Reflections and hope at reunion for centre once a-Head of its time
Headley Court gathering offers opportunity to celebrate rehabilitation centre’s history before its closure next year and transfer to modern Loughborough facility
them the opportunity to reconnect with long lost friends as they tucked into treats given out by Headley’s own ‘cake lady’.
But the staff have always had the impending closure at the back of their minds, said the commanding officer: “The move of Headley Court has been a long time coming and was part of the daily narrative on the unit for more than five years, creating an ongoing uncertainty that, at times, has been challenging.
“Even in my very short tenure the transition has always been talked about as something that is quite intangible and on the horizon.”
She continued: “That is no longer the case and today it is seven months and five days until the advance party deploy to Stanford Hall on the 30th of April 2018.
“And if you want a more accurate countdown I can give you the minutes and seconds as I have the app on my phone that is constantly counting down to D-Day.
“If all goes to plan, this time next year, on the 3rd of September, we will be receiving our first patients through the door.”
The CO added: “Maintaining normal capability has been a tough mission to execute while simultaneously trying to prepare a brand new site 170 miles away with no additional resource.
“Everybody at Headley Court has rallied together and, despite personal uncertainty and sadness, the unit is simply in a position it shouldn’t be when considering the amount of change it faces.
“Paradoxically morale is high, sickness and welfare cases are at an all-time low and the predicted mass exodus of staff that is typical in similar change programmes has simply not materialised.”
Occupational therapist Joanne Olney, who is one of the unit’s civilian staff, said: ”Headley is such an unusual place to work with regard to the camaraderie, the support among staff, the diversity of the projects you can do and the courage and enthusiasm of patients and staff alike.”
Ms Olney will retire when the centre moves but she wants to leave a legacy and is working with Fuji to make photography an accepted treatment in rehabilitation.
She has already set up an exhibition of her patients’ work in Headley Court.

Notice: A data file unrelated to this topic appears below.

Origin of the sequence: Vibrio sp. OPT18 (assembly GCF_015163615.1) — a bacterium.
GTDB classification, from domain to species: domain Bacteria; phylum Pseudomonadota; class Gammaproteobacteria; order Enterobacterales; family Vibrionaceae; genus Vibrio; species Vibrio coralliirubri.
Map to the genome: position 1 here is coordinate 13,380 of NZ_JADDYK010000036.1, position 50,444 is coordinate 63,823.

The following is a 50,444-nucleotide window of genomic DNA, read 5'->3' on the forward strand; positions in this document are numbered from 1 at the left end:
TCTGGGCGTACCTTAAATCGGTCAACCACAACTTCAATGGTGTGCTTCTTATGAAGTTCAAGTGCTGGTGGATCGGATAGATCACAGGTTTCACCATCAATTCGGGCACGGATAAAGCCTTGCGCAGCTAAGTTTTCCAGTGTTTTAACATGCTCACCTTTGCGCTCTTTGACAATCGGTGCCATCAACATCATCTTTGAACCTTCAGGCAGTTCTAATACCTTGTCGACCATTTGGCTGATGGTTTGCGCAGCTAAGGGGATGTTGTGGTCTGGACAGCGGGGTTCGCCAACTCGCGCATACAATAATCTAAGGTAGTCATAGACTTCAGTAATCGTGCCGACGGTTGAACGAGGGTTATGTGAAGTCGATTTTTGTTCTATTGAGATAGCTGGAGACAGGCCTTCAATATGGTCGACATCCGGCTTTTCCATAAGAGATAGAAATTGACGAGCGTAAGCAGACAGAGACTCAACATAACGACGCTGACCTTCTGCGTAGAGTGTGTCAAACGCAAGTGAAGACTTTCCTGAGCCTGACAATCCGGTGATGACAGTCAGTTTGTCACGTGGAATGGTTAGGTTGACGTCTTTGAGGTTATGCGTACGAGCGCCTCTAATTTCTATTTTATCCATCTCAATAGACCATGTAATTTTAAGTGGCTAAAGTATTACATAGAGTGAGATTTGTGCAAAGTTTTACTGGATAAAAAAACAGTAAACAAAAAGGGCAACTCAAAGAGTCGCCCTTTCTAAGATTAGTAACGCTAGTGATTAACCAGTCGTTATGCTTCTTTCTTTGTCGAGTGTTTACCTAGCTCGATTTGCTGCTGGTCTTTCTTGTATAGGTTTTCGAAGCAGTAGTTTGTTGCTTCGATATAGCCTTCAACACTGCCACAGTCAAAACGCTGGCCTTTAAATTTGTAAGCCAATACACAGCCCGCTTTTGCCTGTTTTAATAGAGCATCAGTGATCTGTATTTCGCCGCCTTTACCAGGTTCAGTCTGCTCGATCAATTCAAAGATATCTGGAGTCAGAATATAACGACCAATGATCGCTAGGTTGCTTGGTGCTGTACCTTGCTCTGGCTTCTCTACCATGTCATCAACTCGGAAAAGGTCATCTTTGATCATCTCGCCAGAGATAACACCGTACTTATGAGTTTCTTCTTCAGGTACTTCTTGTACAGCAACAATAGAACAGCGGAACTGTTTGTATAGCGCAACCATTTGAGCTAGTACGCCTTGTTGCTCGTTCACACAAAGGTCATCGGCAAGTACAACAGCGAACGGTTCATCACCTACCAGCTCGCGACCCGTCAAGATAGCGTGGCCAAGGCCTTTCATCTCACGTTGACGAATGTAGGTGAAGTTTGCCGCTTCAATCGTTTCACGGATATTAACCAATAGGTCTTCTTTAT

“It helps with mobility,” she said. “I took a young patient out, he’s a double amputee with high amputations and he was walking with his camera outside in a public park, taking photographs. “But also it’s stimulating, intellectually. It’s very soothing, psychologically.” Officer Commander of the Rehab Squadron, Ron Bain, joined the military when he was 16 and made the move to Headley Court as a sergeant in 1979. He recalls the centre’s transition as Britain went to war: “In those days Headley Court was run-of-the -mill. “Don’t get me wrong when I say run-ofthe-mill, it was the strains and sprains, people falling off their bikes, having car crashes. It was fairly straightforward. “There was none of what was to come in the future. We built ourselves up for mass casualties in 91/92. “Unfortunately, when the Gulf War broke out – Afghanistan, Iraq – we saw the multi-trauma stuff coming through.” He continued: “That did leave a completely different outline. We were suddenly engulfed, if you like, with these guys and girls with massive injuries and we were having to deal with it.
“And in those days we didn’t have the expertise, but over the next five, six, seven years it was built up so we actually became world leaders in rehab for amputees, and for me that has been one of the great prides in working here and being part of that team.”
To him the reunion was not bittersweet: “It’s sweet,” he said. “But obviously I’m sad because of what’s been done here and what’s been built up here, but I fully understand why it’s closing.
“The infrastructure is way out of date.
“What I’ve been told about the new place... it’s absolutely fantastic.”
Headley Court will close next year
Headley Court staff, past and present, enjoyed the opportunity to meet each other on Thursday last week
The reunion allowed military and civilian staff to celebrate their achievements